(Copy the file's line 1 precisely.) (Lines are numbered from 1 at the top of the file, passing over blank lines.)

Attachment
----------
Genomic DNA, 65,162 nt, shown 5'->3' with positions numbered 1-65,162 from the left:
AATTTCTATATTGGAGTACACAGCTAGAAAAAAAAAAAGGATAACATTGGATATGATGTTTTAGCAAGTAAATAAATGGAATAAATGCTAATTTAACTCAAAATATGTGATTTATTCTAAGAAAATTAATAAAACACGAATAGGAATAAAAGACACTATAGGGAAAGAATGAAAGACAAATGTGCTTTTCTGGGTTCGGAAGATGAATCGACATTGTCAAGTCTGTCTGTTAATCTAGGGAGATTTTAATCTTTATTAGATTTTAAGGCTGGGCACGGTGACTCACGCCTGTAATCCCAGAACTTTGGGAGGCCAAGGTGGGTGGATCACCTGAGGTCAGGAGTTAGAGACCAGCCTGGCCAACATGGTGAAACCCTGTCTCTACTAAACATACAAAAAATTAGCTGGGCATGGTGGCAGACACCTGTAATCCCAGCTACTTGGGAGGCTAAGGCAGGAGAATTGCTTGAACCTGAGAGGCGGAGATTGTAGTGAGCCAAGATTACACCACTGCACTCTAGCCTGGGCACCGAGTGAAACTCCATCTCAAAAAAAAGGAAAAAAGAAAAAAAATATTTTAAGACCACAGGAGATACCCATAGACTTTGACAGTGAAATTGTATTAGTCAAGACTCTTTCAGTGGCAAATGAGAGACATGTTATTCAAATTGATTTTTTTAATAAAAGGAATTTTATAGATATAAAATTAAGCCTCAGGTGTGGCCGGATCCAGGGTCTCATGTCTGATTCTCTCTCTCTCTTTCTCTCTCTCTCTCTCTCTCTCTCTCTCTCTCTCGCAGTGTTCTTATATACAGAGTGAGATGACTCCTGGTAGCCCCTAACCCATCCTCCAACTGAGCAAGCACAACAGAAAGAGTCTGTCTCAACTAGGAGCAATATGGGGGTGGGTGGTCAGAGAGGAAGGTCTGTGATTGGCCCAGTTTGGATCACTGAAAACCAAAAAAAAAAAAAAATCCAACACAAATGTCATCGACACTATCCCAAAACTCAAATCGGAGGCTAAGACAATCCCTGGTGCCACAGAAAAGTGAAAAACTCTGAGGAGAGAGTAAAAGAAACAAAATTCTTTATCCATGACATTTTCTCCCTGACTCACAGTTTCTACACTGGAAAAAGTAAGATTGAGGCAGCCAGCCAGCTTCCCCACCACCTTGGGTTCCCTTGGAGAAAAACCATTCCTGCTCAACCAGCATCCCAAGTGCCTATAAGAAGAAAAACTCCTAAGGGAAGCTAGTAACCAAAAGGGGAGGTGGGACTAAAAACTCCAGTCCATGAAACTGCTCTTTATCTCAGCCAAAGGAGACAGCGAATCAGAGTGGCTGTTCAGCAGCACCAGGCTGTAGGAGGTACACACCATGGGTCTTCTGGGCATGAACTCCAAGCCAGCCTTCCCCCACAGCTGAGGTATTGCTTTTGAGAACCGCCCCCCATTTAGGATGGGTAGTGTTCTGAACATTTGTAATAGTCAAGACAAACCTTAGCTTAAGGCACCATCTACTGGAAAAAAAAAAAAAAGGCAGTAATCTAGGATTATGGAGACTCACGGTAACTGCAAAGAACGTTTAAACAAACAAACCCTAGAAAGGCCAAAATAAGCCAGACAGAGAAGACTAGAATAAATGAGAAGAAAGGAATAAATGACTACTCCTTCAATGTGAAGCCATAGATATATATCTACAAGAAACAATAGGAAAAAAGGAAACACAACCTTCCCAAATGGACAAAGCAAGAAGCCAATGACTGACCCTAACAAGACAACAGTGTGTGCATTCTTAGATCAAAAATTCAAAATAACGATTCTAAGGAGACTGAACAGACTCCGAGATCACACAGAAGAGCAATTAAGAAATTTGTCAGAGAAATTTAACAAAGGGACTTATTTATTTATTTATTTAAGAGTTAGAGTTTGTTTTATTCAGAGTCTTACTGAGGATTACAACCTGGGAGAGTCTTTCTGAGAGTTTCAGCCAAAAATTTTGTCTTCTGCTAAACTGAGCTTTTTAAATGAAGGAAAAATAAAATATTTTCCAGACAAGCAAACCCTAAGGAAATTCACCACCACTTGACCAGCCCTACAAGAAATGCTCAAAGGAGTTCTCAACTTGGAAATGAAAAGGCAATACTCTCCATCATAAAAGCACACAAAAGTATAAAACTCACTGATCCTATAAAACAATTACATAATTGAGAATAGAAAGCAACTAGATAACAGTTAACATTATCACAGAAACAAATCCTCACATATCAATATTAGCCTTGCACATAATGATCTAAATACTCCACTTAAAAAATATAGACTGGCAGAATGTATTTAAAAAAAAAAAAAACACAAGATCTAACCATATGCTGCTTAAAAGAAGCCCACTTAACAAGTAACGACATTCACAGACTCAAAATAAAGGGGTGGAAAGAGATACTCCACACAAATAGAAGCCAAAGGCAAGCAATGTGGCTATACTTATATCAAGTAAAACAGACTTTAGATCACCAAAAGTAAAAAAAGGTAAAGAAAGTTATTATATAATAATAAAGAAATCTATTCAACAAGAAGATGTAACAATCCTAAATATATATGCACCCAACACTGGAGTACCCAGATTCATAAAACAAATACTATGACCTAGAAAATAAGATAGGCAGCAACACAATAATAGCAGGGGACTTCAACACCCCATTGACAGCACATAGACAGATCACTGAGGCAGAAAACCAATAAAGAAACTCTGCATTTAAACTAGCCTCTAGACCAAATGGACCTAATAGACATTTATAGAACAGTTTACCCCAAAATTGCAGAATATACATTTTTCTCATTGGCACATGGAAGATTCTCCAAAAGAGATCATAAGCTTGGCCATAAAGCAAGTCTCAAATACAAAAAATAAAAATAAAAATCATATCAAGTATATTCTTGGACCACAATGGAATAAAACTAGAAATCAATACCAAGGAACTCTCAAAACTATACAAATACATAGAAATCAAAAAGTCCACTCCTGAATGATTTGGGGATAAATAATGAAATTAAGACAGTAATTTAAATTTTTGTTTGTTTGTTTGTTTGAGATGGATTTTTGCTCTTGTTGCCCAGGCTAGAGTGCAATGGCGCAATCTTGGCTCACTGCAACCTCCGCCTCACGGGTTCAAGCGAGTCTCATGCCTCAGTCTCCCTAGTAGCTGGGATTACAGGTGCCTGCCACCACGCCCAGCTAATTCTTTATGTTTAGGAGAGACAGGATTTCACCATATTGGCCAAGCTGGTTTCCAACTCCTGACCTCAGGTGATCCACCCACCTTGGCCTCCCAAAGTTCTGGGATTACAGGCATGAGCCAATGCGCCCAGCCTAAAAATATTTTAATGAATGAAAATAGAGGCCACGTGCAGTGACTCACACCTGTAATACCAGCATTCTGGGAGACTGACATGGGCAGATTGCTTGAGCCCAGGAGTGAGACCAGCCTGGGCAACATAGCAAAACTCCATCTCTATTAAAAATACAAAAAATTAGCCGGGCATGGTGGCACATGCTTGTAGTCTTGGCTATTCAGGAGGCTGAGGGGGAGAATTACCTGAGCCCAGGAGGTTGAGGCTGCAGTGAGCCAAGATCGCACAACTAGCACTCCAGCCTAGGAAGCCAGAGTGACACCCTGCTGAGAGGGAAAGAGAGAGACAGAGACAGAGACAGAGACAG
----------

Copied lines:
Genomic DNA, 65,162 nt, shown 5'->3' with positions numbered 1-65,162 from the left: